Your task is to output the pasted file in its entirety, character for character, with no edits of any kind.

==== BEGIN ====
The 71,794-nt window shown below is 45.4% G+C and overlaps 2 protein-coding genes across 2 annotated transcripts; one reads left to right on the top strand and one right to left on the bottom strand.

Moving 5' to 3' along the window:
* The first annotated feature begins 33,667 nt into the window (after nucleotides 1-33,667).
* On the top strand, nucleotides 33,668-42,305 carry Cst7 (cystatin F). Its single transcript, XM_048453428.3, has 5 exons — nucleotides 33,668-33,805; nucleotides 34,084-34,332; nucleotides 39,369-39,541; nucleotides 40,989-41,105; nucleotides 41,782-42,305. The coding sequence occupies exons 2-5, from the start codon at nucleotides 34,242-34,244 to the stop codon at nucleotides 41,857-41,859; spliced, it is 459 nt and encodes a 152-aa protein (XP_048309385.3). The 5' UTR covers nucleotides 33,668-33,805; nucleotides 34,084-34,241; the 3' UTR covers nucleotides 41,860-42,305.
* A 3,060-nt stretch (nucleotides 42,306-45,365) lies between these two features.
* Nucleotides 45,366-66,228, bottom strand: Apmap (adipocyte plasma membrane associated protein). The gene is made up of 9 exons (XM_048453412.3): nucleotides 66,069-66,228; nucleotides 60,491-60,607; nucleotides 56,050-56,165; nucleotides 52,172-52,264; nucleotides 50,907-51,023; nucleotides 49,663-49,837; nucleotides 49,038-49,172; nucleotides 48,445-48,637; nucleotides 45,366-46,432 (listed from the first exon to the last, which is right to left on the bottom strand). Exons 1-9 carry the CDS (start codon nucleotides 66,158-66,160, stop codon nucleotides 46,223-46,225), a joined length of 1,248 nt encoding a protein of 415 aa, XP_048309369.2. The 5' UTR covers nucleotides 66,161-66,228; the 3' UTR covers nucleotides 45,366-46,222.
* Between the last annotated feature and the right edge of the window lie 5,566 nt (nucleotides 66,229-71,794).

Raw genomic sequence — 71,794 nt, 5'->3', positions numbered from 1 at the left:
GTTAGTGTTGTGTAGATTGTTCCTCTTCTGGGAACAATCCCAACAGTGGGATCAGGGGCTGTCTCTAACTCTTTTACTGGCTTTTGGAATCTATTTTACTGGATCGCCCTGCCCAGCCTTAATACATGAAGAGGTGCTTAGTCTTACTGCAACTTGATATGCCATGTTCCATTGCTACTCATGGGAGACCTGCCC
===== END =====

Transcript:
The 71,794-nt window shown below is 45.4% G+C and overlaps 2 protein-coding genes across 2 annotated transcripts; one reads left to right on the top strand and one right to left on the bottom strand.

Moving 5' to 3' along the window:
* The first annotated feature begins 33,667 nt into the window (after nucleotides 1-33,667).
* On the top strand, nucleotides 33,668-42,305 carry Cst7 (cystatin F). Its single transcript, XM_048453428.3, has 5 exons — nucleotides 33,668-33,805; nucleotides 34,084-34,332; nucleotides 39,369-39,541; nucleotides 40,989-41,105; nucleotides 41,782-42,305. The coding sequence occupies exons 2-5, from the start codon at nucleotides 34,242-34,244 to the stop codon at nucleotides 41,857-41,859; spliced, it is 459 nt and encodes a 152-aa protein (XP_048309385.3). The 5' UTR covers nucleotides 33,668-33,805; nucleotides 34,084-34,241; the 3' UTR covers nucleotides 41,860-42,305.
* A 3,060-nt stretch (nucleotides 42,306-45,365) lies between these two features.
* Nucleotides 45,366-66,228, bottom strand: Apmap (adipocyte plasma membrane associated protein). The gene is made up of 9 exons (XM_048453412.3): nucleotides 66,069-66,228; nucleotides 60,491-60,607; nucleotides 56,050-56,165; nucleotides 52,172-52,264; nucleotides 50,907-51,023; nucleotides 49,663-49,837; nucleotides 49,038-49,172; nucleotides 48,445-48,637; nucleotides 45,366-46,432 (listed from the first exon to the last, which is right to left on the bottom strand). Exons 1-9 carry the CDS (start codon nucleotides 66,158-66,160, stop codon nucleotides 46,223-46,225), a joined length of 1,248 nt encoding a protein of 415 aa, XP_048309369.2. The 5' UTR covers nucleotides 66,161-66,228; the 3' UTR covers nucleotides 45,366-46,222.
* Between the last annotated feature and the right edge of the window lie 5,566 nt (nucleotides 66,229-71,794).

Raw genomic sequence — 71,794 nt, 5'->3', positions numbered from 1 at the left:
GTTAGTGTTGTGTAGATTGTTCCTCTTCTGGGAACAATCCCAACAGTGGGATCAGGGGCTGTCTCTAACTCTTTTACTGGCTTTTGGAATCTATTTTACTGGATCGCCCTGCCCAGCCTTAATACATGAAGAGGTGCTTAGTCTTACTGCAACTTGATATGCCATGTTCCATTGCTACTCATGGGAGACCTGCCC